When I was young they all had names
Who’ll remember the ones who only rode in them to die
All their lives are just a smudge of smoke against the sky
Now forty years have come and gone
And I’m far away from there
And I ride the Amtrak from NewYork City
And there’s a man to bring you food and drink
And sometimes passengers exchange
A smile or two rolling on the humming wheels
But I can’t tell you if it’s them
Or if it’s only me
But I believe when they look outside
They don’t see what I see
Beyond the trees it seems that I can just make out the stained
Fields of Poland calling out to all the passing trains
I suppose that there’s nothing
In this life remains the same
Everything is governed
By the losses and the gains
Still sometimes I get caught up in the past I can’t say why
All our lives are just a smudge of smoke
Or just a breath of wind against the sky
If you’re interested, this song is from the album Famous Last Words (1993), and is available from Amazon. Not all the songs on it have historical themes, but there are two that feature Peter the Great and Charlotte Corday respectively.
Al Stewart was an accomplished musician and songwriter at the age of 23, and remains one today at the age of 60. Some of the earlier albums are hard to find — it took me years to track down Orange — but they’re all worth listening to.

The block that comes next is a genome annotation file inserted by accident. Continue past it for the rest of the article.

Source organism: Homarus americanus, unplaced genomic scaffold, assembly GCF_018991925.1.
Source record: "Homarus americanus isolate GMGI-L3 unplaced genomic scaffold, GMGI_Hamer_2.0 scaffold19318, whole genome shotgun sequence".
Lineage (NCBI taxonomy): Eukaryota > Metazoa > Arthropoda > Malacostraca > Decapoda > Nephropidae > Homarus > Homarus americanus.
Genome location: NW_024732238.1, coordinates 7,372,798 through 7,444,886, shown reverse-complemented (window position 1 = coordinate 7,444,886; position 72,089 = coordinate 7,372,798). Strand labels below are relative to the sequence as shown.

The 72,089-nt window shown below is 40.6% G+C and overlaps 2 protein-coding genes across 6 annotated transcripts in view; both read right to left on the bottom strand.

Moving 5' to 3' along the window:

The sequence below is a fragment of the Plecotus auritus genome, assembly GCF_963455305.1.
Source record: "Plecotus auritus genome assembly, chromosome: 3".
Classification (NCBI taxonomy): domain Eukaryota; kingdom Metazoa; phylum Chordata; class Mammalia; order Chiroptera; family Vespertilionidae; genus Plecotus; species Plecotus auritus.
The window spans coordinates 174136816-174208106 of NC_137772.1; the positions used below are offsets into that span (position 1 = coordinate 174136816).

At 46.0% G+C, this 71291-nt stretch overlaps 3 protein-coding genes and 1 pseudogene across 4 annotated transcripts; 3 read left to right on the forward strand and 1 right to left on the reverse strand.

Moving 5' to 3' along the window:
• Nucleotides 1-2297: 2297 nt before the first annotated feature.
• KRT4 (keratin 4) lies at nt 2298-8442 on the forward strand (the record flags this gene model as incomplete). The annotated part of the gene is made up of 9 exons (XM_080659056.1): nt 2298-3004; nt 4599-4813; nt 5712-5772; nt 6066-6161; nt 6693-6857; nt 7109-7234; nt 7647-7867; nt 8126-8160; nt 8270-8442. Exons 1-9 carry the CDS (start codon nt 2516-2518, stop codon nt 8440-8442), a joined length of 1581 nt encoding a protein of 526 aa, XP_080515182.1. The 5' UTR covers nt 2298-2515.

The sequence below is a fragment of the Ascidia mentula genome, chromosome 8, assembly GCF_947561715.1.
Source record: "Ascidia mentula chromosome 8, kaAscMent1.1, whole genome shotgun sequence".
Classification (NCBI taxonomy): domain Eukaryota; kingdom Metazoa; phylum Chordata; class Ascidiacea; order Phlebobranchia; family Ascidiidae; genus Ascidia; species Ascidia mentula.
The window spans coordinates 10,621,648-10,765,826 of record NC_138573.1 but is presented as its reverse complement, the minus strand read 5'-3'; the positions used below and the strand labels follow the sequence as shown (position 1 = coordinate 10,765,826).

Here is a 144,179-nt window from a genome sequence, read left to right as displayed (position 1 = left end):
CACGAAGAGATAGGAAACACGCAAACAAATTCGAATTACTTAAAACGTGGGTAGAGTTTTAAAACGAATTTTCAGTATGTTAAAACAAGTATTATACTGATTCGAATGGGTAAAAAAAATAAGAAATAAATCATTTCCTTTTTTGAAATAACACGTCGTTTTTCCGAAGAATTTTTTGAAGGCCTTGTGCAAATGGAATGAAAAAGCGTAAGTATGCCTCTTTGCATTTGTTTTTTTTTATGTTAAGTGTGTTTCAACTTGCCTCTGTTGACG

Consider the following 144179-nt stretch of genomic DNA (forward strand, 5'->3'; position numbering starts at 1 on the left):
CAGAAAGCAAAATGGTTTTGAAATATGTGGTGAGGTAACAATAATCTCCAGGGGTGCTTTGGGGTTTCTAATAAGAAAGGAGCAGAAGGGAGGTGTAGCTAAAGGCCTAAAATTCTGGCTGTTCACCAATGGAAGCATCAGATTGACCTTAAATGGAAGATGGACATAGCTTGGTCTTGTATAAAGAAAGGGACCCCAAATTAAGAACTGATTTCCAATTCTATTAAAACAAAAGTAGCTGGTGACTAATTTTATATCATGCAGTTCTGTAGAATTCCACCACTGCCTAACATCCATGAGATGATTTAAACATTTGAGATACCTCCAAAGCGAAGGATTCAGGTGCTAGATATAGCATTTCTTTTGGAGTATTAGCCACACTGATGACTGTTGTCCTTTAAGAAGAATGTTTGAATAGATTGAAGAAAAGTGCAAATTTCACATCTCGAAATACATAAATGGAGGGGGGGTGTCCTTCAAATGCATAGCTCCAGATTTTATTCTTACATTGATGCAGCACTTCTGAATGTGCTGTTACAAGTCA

Al Stewart has been a personal favorite of mine since 1974. He’s one of the few songwriter-performers that I wish would go on forever. Not merely for his historical themes, as piercing as they are — try “Joe The Georgian” on “Between The Wars” — but for his lyrical gifts, his overall literacy, and his sense for tragedy.
Alasdair Ian Stewart turned 60 this year. He lives in northern California today, with his wife Chris and their young son. He’s regarded as an expert on wine, and his writing appears frequently in wine-enthusiast publications. I don’t think he performs any more.
Thank you for all of it, Al.
You’re wrong about him performing. Go to his website and look at the concert schedule.
In the near future he’s in Britain and Europe, but he’ll be back in the USA early next year.
You rock and roll animal, you!
Was that you I saw at that Led Zep concert back in ’80 at the Meadowlands?
Steve Jones, the ex-guitarist for The Sex Pistols and host of his own 2-hour radio show on Indie 103.1 in LA, played Stewart’s ‘On The Border’ song yesterday around 1:40PM.
Lest we forget.
Thank you Baron
Thanks for introducing me to this, just bought a number of his songs of iTunes.
Completely OT, but I thought you may be interested in this news story:
Apparently the “Khalids” of the world feel the need to mutilate the genitalia of their young daughters, even after moving to the US.
You would have been more likely to spot the Baron at a Grateful Dead show.
Too right. What a long strange trip it’s been…
“On the day they buried Jean Jaures.” Mr. Stewart definitely comprehends the First World War. . .the cause of the whole catastrophe was to some degree the story of railroads — the Germans built their whole prewar strategy around their ability to leverage their moblization speed, central position and superb railnet against Franco-Russian numbers and slowness…with dreadful results for civilization.
Road to Moscow is one of my favorite songs. It gives me the chills.